The recent rise in bitcoin has spurred increased interest in cryptocurrencies and the underlying blockchain technology that powers this asset class. This is not surprising considering the massive rise in value of bitcoin and other cryptocurrencies. Between January 2016 and June 2021, bitcoin rose over 9,000% in value, reaching its peak in April 2021. While much attention has been paid to the price of cryptocurrencies, the consequent volatility and the recent regulatory threats, a quiet revolution is underway that could change how the world trades. And it requires cryptocurrencies and smart contracts, both powered by blockchain technology. If statistics on total value of global trade ($18 trillion) is taken into account, this could be a real paradigm shift.
Smart contracts: What are they?
Over twenty years ago, Nick Szabo, an American computer science graduate student, devised the concept of smart contracts. He used a simple analogy to describe his concept: the vending machine. A buyer goes to the nearest vending machine, deposits a certain amount of money (paper and/or coin), selects his favorite drink or cookie, and gets the selected product. The latter process is successful if the deposited amount is equal to or above the programmed price of the selected product.
Smart contracts work in a similar way. They are simple programs written on the blockchain in which certain actions are completed if pre-programmed conditions are met. This could be transfer of cryptocurrencies for goods delivered, title to properties bought or any other transaction. Smart contracts follow “if/when…then” protocols. Since the code is written on the blockchain, actions can be carried out as soon as conditions are met without the need for a middle man. The completed transactions are published as a block on the blockchain, creating permanence and easy reference. While the vending machine analogy simplifies the concept, smart contracts are being deployed in very complex use cases. Among possible applications is cross-border trade.
How does international trade work today? Think a thousand and one paperwork, multiple licenses, a slow and inefficient clearance process, arbitrary port fees, letters of credit and more. And when the goods are delivered? It could take forever to get payment, especially for developing countries with less mature banking and international funds transfer systems. This inefficiency slows trade, cuts off some members of the developing world from global markets, and leads to significant cost in transaction processing fees. Can this system be improved on or upended?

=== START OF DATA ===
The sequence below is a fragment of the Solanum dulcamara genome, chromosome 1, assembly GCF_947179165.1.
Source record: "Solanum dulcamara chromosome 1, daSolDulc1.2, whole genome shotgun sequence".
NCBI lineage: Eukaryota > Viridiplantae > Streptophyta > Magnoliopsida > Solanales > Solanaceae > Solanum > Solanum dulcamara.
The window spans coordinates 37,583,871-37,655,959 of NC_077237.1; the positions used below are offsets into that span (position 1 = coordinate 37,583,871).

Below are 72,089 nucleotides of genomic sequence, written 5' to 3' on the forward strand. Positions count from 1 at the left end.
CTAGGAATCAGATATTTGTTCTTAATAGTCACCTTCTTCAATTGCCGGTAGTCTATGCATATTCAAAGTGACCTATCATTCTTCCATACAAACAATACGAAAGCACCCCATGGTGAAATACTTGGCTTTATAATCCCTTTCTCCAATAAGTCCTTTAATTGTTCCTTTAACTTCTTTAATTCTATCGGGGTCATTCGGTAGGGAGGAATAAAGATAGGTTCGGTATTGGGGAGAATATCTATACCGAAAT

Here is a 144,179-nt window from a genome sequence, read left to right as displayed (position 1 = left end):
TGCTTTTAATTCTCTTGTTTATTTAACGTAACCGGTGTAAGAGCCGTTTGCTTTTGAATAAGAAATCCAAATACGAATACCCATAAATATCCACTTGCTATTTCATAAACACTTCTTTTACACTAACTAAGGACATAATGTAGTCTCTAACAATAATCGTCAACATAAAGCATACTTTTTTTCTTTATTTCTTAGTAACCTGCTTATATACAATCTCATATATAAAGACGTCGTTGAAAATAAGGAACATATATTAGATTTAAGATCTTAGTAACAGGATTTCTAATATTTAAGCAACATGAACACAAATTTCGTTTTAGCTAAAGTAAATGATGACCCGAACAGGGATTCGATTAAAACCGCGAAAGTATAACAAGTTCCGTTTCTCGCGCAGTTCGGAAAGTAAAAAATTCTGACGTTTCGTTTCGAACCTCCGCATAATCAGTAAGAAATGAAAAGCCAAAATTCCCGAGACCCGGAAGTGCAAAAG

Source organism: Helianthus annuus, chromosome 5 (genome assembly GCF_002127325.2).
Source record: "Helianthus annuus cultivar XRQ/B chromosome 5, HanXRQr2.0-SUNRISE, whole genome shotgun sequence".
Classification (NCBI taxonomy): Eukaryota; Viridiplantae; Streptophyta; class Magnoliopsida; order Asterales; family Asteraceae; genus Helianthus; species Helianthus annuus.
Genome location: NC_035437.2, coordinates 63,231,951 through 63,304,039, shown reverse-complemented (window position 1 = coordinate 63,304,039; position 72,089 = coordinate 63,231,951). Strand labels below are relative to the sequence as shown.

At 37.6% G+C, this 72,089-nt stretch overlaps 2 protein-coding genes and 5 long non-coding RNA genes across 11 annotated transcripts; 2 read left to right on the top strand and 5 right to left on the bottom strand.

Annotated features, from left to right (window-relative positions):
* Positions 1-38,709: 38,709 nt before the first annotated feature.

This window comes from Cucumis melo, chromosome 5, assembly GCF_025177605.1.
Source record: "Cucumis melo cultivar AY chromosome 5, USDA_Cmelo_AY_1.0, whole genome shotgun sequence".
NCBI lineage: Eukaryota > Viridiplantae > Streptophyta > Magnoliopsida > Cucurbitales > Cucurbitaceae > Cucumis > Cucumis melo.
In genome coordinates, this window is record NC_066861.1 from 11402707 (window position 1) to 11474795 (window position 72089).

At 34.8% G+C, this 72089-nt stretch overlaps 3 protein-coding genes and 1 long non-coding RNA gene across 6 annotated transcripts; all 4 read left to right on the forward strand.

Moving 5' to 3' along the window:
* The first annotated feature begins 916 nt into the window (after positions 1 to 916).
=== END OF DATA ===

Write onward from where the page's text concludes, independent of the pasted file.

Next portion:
The combination of cryptocurrencies and smart contracts presents a potentially more efficient solution. As previously explained, a smart contract automatically executes an action as soon as certain conditions are met. Imagine getting paid for shipped goods as soon as they arrive at the port (or airport) without waiting for weeks to get payments from your bank and paying enormous transfer/processing fees. Even more, consoling is the fact that you don’t have to worry about counterparty risks, possible court cases, and all the other troubles that prevent people from trading beyond their country’s borders. Did I mention mistrust of people from certain countries?
Well…What’s the catch?
Good question! The system described is just being deployed, so it isn’t without challenges. Foremost, some smart contracts rely on external data feeds to trigger programmed actions. For instance, when goods arrive at the port, there should be a way of confirming their arrival (through data feeds from the port) and the condition of goods delivered. This reliance on external data feeds poses possible risk of occasional error in reports which might lead to unintended actions on the blockchain.
Secondly, the “if/when…then” protocols of smart contracts do not capture the ambiguity in human relationships especially among long time clients. Goods might not arrive in totally perfect conditions due to sudden weather changes. But these contracts were signed many months ago and cannot be altered. Such stringency in smart contracts could affect business relationships since payments will not be made if goods aren’t up to programmed quality. This could affect business relationships. But these are technical issues that will be fixed in due time as interest in smart contracts increases.
Finally, there is the problem of volatility in cryptocurrencies. Between April and June, bitcoin (which currently enjoys the largest share of the crypto market) dropped from a peak value of $63,000 to around $34,000. This massive volatility, pushed by everything from Elon Musk’s tweet to China’s crackdown, hardly fits well with the need for some measure of predictability in international trade. Stable coins, especially those pegged to certain commodities, might be better suited to fulfilling this role. Similarly, users could pursue hedging strategies before entering into multi-month trade agreements to control this currency risk.
The world continues along the steady path of increasing integration. The local farmer in Tanzania would like to trade her coffee beans on the international markets where prices are more reflective of value. The Chinese PV manufacturing company ships products across the world, from Europe to Africa. These cross-border trades make our lives better by granting us access to a wide variety of goods and services at competitive prices. But there are challenges. Financial and logistic bottlenecks continue to hamper trade among nations. Smart contracts combined with cryptocurrencies hold the potential for creating a more efficient global trade system; one that is fast, efficient and trustworthy. Challenges remain, but there is no gainsaying the fact that we face a paradigm shift in how the world trades.